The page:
Living with teenagers, we as parents, are quite often prone to long stretches of unhappiness. I think it might be some type of tag team effort, because if it isn’t one child, then it’s the other. In our house, its typical teen drama for the most part, but once in a while I have to stop and think about how it felt to be seventeen. Although my memory isn’t that terrific, I do remember thinking that my parents were wrong in that they didn’t know what I was going through or what was best for me. I remember thinking that I was the only one in the world to suffer from a broken heart or a B on a final exam. I remember feeling like no one understood my feelings and that my emotions were much more intense than my parents’ could have ever been. I’ll have to ask my mother, but I’m pretty sure that she would remind me that, as a type-A, first-born, girl child, I was driven, controlling, moody, and thought that I had the answers to every question in the universe. (If I didn’t, I would go look it up and give a report on it later.)
My point is that it’s really difficult for anyone of my generation, or older, to understand the complexities of the emotional world that our children live in today. With all of the constant exposure to social websites, picture sites, and texting, they have to deal with things that didn’t even exist when many of us were their age. And yet, with all of this new-fangled technology have come the age-old practices of humiliating, shaming, and terrorizing. Emotional upheaval at their fingertips for everyone to see.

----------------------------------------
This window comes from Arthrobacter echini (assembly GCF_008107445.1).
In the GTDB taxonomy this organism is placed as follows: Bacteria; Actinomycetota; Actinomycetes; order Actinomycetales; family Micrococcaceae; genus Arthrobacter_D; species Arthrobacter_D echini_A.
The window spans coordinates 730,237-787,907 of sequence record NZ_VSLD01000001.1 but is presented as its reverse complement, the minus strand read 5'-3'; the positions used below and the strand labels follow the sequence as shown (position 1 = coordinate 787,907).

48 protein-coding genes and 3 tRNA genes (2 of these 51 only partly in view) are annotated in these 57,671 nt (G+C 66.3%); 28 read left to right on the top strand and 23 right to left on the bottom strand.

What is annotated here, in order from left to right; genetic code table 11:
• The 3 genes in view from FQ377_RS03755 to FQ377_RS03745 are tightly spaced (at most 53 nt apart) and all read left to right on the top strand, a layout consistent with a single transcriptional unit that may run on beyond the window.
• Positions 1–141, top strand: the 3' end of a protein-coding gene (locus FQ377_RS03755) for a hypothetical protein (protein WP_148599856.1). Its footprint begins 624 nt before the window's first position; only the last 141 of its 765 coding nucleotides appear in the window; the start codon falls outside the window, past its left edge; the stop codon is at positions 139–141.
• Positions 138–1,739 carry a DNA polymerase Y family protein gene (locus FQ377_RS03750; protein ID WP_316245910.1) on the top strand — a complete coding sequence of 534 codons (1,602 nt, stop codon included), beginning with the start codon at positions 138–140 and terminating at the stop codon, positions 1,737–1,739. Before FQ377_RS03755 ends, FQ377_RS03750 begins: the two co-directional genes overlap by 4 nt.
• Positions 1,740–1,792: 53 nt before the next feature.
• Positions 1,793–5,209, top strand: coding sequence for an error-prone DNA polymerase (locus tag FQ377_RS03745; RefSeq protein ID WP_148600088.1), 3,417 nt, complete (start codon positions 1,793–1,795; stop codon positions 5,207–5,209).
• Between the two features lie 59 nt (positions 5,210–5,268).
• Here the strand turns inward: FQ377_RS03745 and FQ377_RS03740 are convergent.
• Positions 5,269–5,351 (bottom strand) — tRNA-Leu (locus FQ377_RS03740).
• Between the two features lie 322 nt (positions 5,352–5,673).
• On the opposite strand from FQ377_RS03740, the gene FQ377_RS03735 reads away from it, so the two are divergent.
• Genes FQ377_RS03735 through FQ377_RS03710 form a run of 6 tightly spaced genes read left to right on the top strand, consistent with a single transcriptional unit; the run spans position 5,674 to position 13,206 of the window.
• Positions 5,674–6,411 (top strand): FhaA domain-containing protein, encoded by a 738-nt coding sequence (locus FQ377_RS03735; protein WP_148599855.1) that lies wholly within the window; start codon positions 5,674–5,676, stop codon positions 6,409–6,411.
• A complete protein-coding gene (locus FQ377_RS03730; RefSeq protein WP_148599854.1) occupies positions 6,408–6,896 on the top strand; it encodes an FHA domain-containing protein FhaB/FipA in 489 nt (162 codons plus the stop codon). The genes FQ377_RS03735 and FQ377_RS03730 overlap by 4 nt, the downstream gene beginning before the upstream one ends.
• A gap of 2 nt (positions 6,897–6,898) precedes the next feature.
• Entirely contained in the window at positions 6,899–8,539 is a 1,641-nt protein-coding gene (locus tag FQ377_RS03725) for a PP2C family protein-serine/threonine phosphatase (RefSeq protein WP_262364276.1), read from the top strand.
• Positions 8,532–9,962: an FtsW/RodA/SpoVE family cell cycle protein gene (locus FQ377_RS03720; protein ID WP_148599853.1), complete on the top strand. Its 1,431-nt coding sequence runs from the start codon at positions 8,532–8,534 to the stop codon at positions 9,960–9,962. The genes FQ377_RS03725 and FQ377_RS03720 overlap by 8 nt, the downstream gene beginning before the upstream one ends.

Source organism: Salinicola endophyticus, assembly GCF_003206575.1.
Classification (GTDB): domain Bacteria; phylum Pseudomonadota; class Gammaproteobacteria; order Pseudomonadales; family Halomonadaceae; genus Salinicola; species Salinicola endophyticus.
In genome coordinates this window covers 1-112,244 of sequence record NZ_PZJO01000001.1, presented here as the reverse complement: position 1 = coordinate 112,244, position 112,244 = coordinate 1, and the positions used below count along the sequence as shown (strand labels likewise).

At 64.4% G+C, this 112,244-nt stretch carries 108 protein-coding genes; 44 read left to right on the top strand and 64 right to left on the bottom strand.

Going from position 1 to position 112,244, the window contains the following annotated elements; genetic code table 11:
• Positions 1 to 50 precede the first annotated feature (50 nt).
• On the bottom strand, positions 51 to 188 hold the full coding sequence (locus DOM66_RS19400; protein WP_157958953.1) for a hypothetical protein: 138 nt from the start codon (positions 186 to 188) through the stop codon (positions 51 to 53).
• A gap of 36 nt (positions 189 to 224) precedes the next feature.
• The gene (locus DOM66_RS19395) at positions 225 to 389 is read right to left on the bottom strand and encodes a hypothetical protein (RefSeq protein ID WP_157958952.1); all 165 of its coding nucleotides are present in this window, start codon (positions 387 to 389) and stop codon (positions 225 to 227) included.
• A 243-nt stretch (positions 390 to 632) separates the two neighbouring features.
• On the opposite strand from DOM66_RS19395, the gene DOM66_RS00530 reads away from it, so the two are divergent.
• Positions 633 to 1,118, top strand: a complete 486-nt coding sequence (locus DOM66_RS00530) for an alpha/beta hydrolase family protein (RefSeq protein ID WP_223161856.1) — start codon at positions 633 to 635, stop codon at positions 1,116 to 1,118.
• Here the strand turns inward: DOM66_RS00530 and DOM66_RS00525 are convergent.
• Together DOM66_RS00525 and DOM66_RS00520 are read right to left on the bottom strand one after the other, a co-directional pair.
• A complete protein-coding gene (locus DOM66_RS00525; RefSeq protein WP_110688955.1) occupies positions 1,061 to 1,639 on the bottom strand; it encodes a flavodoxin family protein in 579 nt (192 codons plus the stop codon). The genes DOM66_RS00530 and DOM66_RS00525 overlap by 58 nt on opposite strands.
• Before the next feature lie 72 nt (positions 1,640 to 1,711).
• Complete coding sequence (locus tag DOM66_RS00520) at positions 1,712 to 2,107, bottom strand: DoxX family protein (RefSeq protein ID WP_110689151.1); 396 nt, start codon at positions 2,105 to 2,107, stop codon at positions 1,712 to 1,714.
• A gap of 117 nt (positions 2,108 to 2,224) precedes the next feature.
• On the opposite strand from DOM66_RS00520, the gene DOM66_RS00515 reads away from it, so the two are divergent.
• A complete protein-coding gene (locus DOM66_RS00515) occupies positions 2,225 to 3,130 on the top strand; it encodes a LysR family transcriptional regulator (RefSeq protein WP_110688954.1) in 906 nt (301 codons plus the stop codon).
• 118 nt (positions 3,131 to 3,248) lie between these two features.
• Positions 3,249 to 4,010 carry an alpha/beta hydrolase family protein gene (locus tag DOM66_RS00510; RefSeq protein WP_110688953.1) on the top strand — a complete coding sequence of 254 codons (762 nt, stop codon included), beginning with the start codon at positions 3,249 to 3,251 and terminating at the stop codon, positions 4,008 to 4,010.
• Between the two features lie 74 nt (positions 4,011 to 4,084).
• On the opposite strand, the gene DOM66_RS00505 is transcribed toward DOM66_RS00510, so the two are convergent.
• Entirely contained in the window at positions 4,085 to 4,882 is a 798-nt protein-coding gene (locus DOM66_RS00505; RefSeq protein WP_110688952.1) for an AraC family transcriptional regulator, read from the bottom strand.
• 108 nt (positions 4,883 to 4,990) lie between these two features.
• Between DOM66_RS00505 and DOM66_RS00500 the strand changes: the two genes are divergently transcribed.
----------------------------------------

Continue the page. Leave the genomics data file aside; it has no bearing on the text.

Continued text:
Sometimes it’s hard to know when your child is having a bad day, or is truly unhappy. So many times we write off their emotional outbursts as “drama”- an overused, but appropriate word. Have kids always been “drama queens” and “kings”? Growing up, I only remember a few kids who were always playing things up for attention. I tried it a couple of times myself, and found very quickly that I wasn’t at all talented as an actress. When our kids tell us their lives “suck”, what does that mean? Is it a temporary situation that will fade away in a day or two? When they tell us that they hate everything in their life does it mean that there is an ongoing problem that they can’t find an answer for? When they tell us that they can’t take “it” (school, friends, parents, etc.) anymore, does it mean that they are emotionally drowning and are asking us for a life-preserver? What it means is that they are frustrated, or angry, or hurt and that they need us to understand, and possibly commiserate. What they do not need, at least immediately, is for us to tell them where they went wrong and how we would fix it. For at least a little while, they need to know that we are human, too, and that we can be unhappy for them. That we love them enough to hurt. Learning to deal with the negative stuff is important, but we need to feel it, too.
After any tragedy, especially those that hit close to home, I think we take stock and promise to love our children harder, spend more time with them, and vow to make each day count. Often that lasts for a few days or weeks until life returns to normal and the same old routines return. We mean well, but we have to work and run our families, so we stop remembering until the next time something horrible happens.
I challenge everyone with children, even if they are only five and stub their little toe, to feel with their children the next time they are unhappy. Close your eyes if you have to, but feel their pain while you wrap your arms around them. Cry a few sympathetic tears and let them know that it hurts you. Hopefully someday, they will hug you back and wipe your tears because they have remembered your compassion.
I’m okay with being unhappy when my child is hurting because it means that they aren’t hurting alone.
And by the way, Mom, you weren’t wrong.